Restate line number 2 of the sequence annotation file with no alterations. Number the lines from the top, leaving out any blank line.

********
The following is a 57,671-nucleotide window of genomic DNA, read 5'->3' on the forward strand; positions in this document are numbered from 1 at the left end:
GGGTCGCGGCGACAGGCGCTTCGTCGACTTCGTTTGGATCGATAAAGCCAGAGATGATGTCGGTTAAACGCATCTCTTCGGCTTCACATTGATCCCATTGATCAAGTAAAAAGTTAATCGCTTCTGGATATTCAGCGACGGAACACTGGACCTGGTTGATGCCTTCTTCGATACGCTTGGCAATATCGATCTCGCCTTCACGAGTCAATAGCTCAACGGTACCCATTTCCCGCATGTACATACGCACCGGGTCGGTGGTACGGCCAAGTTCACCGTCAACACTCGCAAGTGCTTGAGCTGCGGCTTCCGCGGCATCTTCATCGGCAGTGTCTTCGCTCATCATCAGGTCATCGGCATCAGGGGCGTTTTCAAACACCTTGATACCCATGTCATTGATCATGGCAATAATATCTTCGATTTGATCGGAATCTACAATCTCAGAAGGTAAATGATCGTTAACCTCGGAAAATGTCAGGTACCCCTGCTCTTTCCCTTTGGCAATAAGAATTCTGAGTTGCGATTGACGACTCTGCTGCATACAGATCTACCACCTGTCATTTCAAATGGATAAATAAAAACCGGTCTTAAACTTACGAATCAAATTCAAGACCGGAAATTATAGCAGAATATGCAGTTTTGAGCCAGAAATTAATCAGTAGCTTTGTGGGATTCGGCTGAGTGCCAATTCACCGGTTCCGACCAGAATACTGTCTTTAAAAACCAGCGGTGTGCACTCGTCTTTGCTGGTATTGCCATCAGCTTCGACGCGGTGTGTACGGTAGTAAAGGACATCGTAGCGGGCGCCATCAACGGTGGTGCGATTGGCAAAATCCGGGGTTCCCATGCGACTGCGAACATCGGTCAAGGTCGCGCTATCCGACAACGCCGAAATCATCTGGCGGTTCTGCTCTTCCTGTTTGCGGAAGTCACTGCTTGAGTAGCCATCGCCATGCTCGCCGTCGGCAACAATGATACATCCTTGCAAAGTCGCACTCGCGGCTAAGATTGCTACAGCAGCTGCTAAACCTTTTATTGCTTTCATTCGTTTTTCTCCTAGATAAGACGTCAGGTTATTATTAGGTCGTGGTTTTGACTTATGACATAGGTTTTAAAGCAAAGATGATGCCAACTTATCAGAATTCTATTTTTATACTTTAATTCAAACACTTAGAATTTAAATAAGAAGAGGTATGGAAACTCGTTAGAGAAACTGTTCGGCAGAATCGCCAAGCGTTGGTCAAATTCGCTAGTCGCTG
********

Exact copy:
GGGTCGCGGCGACAGGCGCTTCGTCGACTTCGTTTGGATCGATAAAGCCAGAGATGATGTCGGTTAAACGCATCTCTTCGGCTTCACATTGATCCCATTGATCAAGTAAAAAGTTAATCGCTTCTGGATATTCAGCGACGGAACACTGGACCTGGTTGATGCCTTCTTCGATACGCTTGGCAATATCGATCTCGCCTTCACGAGTCAATAGCTCAACGGTACCCATTTCCCGCATGTACATACGCACCGGGTCGGTGGTACGGCCAAGTTCACCGTCAACACTCGCAAGTGCTTGAGCTGCGGCTTCCGCGGCATCTTCATCGGCAGTGTCTTCGCTCATCATCAGGTCATCGGCATCAGGGGCGTTTTCAAACACCTTGATACCCATGTCATTGATCATGGCAATAATATCTTCGATTTGATCGGAATCTACAATCTCAGAAGGTAAATGATCGTTAACCTCGGAAAATGTCAGGTACCCCTGCTCTTTCCCTTTGGCAATAAGAATTCTGAGTTGCGATTGACGACTCTGCTGCATACAGATCTACCACCTGTCATTTCAAATGGATAAATAAAAACCGGTCTTAAACTTACGAATCAAATTCAAGACCGGAAATTATAGCAGAATATGCAGTTTTGAGCCAGAAATTAATCAGTAGCTTTGTGGGATTCGGCTGAGTGCCAATTCACCGGTTCCGACCAGAATACTGTCTTTAAAAACCAGCGGTGTGCACTCGTCTTTGCTGGTATTGCCATCAGCTTCGACGCGGTGTGTACGGTAGTAAAGGACATCGTAGCGGGCGCCATCAACGGTGGTGCGATTGGCAAAATCCGGGGTTCCCATGCGACTGCGAACATCGGTCAAGGTCGCGCTATCCGACAACGCCGAAATCATCTGGCGGTTCTGCTCTTCCTGTTTGCGGAAGTCACTGCTTGAGTAGCCATCGCCATGCTCGCCGTCGGCAACAATGATACATCCTTGCAAAGTCGCACTCGCGGCTAAGATTGCTACAGCAGCTGCTAAACCTTTTATTGCTTTCATTCGTTTTTCTCCTAGATAAGACGTCAGGTTATTATTAGGTCGTGGTTTTGACTTATGACATAGGTTTTAAAGCAAAGATGATGCCAACTTATCAGAATTCTATTTTTATACTTTAATTCAAACACTTAGAATTTAAATAAGAAGAGGTATGGAAACTCGTTAGAGAAACTGTTCGGCAGAATCGCCAAGCGTTGGTCAAATTCGCTAGTCGCTG